If you know a teacher or two, this probably comes as no surprise. But the number of teachers leaving the profession is at an all-time high. This was confirmed in a recent report released by the General Assembly’s Joint Legislative Audit and Review Commission.
Their report on the Pandemic Impact on Public K-12 Education notes, “Virginia has more teachers leaving the workforce than newly licensed teachers entering it.” This increased attrition rate leaves our schools desperate to fill the gaps.
Virginia state leaders have an opportunity in the coming weeks to get behind a program that’s turning the tide on teacher attrition one school system at a time.
A bi-partisan budget amendment is being introduced by Sen. Jill Vogel (R-27) and Del. David Reid (D-32) during the General Assembly session that kicks off this week. The amendment, which requests $630,000 for one year of funding, would sustain and expand a well-established teacher mentoring and retention program called Reach Virginia.
Reach Virginia serves 25 school systems by providing comprehensive support for teachers in their first three years. It gives HR departments — from as large as Fairfax County Public Schools to as small as Amelia County Public Schools — resources and a network to learn best practices for helping their teaching workforce feel supported and equipped to continue their life-changing work in the classroom.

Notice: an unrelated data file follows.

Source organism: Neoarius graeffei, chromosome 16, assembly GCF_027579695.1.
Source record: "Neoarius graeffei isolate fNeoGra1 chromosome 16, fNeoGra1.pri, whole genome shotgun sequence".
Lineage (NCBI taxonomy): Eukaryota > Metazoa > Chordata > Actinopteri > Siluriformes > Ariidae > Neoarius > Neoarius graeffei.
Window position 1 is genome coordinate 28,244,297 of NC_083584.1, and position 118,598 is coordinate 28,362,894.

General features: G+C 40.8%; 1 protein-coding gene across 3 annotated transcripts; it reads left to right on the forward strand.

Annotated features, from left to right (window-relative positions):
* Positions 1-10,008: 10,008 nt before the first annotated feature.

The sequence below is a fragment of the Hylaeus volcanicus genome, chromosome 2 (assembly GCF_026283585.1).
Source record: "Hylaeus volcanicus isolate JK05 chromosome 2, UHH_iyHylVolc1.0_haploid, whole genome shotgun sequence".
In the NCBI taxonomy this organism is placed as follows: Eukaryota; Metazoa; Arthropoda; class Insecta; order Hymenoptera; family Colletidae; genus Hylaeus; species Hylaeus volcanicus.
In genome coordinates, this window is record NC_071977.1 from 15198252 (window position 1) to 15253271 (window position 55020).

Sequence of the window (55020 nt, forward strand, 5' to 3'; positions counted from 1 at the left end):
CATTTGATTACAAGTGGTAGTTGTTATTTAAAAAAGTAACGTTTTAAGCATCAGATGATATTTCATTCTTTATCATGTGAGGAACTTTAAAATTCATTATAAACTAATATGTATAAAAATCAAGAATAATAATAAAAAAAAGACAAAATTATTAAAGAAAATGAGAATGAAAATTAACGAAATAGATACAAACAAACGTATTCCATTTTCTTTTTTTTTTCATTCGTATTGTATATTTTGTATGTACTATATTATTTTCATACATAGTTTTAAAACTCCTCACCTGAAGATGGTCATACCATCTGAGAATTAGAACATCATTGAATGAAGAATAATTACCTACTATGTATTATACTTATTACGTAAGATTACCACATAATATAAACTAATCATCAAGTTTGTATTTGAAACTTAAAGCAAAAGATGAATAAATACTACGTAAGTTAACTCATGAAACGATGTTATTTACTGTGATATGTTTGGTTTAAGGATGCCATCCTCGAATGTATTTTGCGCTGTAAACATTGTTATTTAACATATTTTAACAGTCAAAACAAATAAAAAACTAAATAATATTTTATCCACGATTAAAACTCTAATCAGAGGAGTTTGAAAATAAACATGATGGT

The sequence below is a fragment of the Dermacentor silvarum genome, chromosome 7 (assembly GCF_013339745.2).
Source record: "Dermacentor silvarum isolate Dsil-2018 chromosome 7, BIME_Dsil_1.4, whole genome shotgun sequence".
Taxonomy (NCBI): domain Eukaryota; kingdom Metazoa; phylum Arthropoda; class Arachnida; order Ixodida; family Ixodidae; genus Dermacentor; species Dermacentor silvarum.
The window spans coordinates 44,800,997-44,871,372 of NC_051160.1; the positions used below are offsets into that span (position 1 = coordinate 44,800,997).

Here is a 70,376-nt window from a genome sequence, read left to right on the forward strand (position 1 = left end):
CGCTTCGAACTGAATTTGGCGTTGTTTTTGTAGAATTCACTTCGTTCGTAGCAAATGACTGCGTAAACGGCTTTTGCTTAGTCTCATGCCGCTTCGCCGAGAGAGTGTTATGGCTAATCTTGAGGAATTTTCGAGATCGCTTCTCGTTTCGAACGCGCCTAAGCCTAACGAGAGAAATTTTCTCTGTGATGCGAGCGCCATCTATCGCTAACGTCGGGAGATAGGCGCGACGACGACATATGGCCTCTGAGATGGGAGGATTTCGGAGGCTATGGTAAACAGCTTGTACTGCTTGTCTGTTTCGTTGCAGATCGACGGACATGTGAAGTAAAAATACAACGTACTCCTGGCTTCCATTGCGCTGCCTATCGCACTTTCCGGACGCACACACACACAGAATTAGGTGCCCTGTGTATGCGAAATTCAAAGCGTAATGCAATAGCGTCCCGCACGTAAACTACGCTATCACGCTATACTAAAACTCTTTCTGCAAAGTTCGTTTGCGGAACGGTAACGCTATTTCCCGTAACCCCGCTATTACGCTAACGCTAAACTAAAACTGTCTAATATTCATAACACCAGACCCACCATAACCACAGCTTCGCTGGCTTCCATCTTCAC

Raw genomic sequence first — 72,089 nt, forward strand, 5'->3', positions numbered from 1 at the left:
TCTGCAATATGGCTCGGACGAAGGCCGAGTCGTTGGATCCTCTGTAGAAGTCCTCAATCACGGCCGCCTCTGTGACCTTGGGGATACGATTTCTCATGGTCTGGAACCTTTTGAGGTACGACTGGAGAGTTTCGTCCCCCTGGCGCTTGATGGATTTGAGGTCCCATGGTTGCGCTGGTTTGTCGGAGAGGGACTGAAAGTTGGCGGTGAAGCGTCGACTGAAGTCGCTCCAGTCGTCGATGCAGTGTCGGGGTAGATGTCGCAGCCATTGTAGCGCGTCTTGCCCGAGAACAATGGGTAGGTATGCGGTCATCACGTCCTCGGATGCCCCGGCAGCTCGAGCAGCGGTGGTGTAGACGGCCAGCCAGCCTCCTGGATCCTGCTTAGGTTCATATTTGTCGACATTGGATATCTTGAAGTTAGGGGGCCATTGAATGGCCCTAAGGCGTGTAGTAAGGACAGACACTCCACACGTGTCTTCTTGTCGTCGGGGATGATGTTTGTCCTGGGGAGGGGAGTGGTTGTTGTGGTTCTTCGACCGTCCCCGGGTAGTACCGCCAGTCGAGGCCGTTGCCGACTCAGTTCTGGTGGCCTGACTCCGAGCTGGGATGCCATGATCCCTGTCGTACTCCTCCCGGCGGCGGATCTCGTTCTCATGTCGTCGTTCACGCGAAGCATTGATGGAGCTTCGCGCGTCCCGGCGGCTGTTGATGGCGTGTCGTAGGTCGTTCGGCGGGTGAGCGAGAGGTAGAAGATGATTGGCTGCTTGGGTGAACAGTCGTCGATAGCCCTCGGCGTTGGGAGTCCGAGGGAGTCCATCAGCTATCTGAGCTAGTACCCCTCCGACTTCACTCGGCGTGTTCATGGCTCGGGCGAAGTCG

An independent program assessment shows new teacher retention in participating Reach Virginia school divisions rose 15 percent over seven years. Additional data demonstrate increases in mentor capacity building skills and mentee growth in knowledge and abilities.
For several years, Reach Virginia was funded through philanthropic funds, but we’re finding that it’s getting more difficult to sustain it solely through donations. After meeting with delegates, state senators, public school superintendents, HR leads, and school board members, there is broad consensus that Reach Virginia should be sustained at the state level.
The state funding would not only ensure the support remains in the 25 school systems, but it would expand Reach to be offered to every school system in Virginia. If the funding is approved, it will be the first time that public schools statewide have a resource to successfully implement a teacher mentoring program that’s mandated by the Code of Virginia § 22.1-305.
Instead of all 132 Virginia school systems funding and creating their own mentoring program, we encourage state leaders to get behind a less expensive model that’s already proven effective. Consider reaching out to other state representatives to express your support for our teachers.